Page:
With the outbreak of the Civil War, the small social Southern town of Washington, DC found itself caught between warring sides in a four-year battle that would determine the future of the United States.
After the declaration of secession, many Southern women left Washington, leaving their friends -- such as Adele Cutts Douglas and Elizabeth Blair Lee -- to grapple with questions of safety and sanitation as the capital was transformed into an immense Union army camp and later a hospital.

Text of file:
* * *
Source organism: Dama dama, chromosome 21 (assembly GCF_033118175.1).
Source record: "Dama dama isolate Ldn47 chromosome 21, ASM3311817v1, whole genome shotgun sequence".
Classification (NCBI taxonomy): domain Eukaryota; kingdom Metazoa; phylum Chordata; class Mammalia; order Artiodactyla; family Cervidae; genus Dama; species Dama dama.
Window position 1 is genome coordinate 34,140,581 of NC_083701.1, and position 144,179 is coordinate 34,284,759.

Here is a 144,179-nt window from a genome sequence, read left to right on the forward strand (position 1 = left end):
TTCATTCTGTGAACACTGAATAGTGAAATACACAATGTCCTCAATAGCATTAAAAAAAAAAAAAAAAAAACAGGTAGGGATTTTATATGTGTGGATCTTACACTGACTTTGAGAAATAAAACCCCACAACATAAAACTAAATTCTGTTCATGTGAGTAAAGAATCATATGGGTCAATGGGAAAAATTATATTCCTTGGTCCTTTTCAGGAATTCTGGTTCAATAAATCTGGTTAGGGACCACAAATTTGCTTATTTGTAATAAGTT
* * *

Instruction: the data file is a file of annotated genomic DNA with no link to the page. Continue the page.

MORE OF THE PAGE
With their husbands, brothers, fathers marching off to war, whether on the battlefield or in the halls of Congress, the women of Washington joined the cause as well. And more women went to the capital city to enlist as nurses, supply organizers, relief workers, and journalists.
Cokie Roberts chronicles these women's increasing independence, their political empowerment, their indispensable role in keeping the Union unified through the war, and in helping heal it once the fighting was done.
Cokie Roberts is a political commentator for ABC News and NPR. She has won countless awards and in 2008 was named a "Living Legend" by the Library of Congress. She is the author of the bestsellers We Are Our Mothers' Daughters, Founding Mothers, and Ladies of Liberty.
Recorded On: Tuesday, April 19, 2016